"No!" She glared at her friend for the first time in their lives, and Cami's dark skin flushed with the shock. "I'm not sure, I tell you. It may be I'll accept him, and it may be that I won't." And after only a brief talk with Rohan she was ready to behave this way to friends of a lifetime. What had he done to her? She began to realize that he was a dangerous man indeed. (90)This was the alternate book for the Vaginal Fantasy book club for the month of April. (My blog post about the main pick, The Mirror of Her Dreams, is here.)
In this sweeping fantasy which has been compared by some to the Song of Ice and Fire series, we get a view of the politics and treachery at play. The Prince of Stronghold (aka the desert area of this land), Zehava, dies tragically, leaving his young son to rule in his place. Determined to change the way that things are managed, not least the way that dragons are treated, the newly promoted Prince Rohan agrees to the marriage arranged by his aunt, who is also the leader of the Sunrunners. Although he doesn't know it, his intended Sioned has known about him almost all her life because she saw him in a vision once; after all, she is a young Sunrunner herself, being trained by Rohan's aunt. Throughout the next 500 pages, we get to know the young couple, their families, and the "villain" the High Prince Roelstra (who harkens back to Henry VIII with his seeming inability to have sons).
I really wanted to like this book, and I enjoyed all of the world building, but ultimately I had more issues with it than things that I appreciated.
One of my biggest problems with love stories are the ones that include a couple that is "fated" to be together. Even worse than the "love at first sight" trope, this one occurs most often in romances which have supernatural/paranormal elements. This was a huge plot point in this book, that Sioned and Rohan are meant to be together, because she saw his face in a vision. Although there are all sorts of political machinations that have to take place in order for them to be together—because Rohan is the Prince of the Desert after the untimely death of his father, and has to consider the political implications of his marriage—they know from the second they lay eyes on each other that the love is for real. As exemplified in the above quote, Sioned starts treating lifelong friends like poop after having interacted with Rohan for about five seconds. I feel no empathy with a character who reacts that way.
Along with this device was another of my biggest problems: the constant and overwhelming threat of rape, and in this case, the actual act itself several times. Now, I understand that in actual life, the threat of sexual assault is all too real. But one, it's fantasy so maybe we can fantasize that we live in a world where that's not the case, and two, I don't appreciate it being used solely as a character building device. In Dragon Prince, it moves the plot along, but not in any way that I appreciated or didn't absolutely abhor. One of the plot points involves one of the High Prince Roelstra's daughters, Ianthe, kidnapping and raping Rohan in order to get pregnant with his son, since his wife Sioned seems to be unable to carry a child to term. (After Ianthe has already made Rohan break his marriage vows, he proceeds to violently rape Ianthe in return.)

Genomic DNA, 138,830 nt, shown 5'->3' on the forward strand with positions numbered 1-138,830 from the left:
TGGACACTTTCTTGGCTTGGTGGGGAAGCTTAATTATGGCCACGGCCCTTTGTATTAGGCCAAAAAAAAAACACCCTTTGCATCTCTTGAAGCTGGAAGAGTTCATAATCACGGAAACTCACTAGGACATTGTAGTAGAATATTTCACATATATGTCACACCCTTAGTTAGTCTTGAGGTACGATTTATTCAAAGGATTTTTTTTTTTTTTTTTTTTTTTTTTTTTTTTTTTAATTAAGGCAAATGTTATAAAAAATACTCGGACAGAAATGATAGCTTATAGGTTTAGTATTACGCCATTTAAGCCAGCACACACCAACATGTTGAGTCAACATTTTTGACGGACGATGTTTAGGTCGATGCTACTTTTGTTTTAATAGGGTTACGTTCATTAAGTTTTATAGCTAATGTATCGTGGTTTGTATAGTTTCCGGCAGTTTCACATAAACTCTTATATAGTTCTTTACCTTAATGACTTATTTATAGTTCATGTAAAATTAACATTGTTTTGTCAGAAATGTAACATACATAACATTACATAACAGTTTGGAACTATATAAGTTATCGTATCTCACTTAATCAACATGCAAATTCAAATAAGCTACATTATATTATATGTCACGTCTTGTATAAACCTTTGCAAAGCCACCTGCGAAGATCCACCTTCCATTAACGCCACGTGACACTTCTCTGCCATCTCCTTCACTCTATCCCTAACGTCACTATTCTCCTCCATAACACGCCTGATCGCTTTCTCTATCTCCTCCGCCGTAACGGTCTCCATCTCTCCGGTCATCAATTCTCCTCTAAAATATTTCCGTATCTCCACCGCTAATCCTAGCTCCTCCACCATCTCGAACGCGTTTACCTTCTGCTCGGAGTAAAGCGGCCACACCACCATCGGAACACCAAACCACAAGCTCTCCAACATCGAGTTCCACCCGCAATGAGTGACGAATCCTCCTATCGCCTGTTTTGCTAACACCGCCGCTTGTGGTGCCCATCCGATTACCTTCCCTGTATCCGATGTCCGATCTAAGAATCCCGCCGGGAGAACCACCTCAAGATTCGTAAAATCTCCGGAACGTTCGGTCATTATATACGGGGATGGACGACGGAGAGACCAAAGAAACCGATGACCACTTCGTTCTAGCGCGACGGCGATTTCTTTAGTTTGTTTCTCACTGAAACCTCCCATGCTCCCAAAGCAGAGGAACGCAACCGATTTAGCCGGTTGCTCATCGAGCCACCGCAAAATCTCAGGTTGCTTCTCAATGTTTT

I started out admiring Rohan and his desire to change the political landscape, but there were several aspects of him that made me change my mind. The way that he was so jealous about Sioned having other men in her life made it seem like he felt she was his property. I didn't love that he slept with Sioned when she was clearly drugged, even though she said that it was okay. You've waited all this time, you can't wait until the drugs have worn off?
It got worse later when Sioned and Rohan conspire to murder Ianthe and steal the child that is the product of Ianthe raping Rohan. They justified it to themselves: Sioned had a vision that this would be her child. Sioned says to Rohan: "You tell me there was rape. Didn't she and Andrade do the same to us? Andrade used me, Ianthe used you." NO. Somebody manipulating you and deceiving you is not equitable to rape, and EVEN IF IT WAS, THAT DOESN'T WARRANT YOU MURDERING SOMEONE AND STEALING THEIR CHILD! Sioned and Rohan are portrayed as this loving, amazing, heroic, above-it-all couple and yet they are no better than the antagonists are, in my book. In fact, they are enabled at every turn. For example, you can see this in this exchange between Rohan and his brother-in-law Chay:
"I enjoyed slaughtering Jastri's army. I enjoyed raping Ianthe. I'm going to love destroying Roelstra. Look what that makes of me."NOPE. Slaughtering other human beings and enjoying raping someone do not make you a man. No.
"It makes you a man like the rest of us," Chay said quietly. (491)
In the end, I found all of the characters reprehensible, and I don't think that's how Rawn intended for me to feel. I felt absolutely no compulsion to continue reading the series to see what happens, and I'm usually too much of a completionist to leave a series unfinished once I've started it.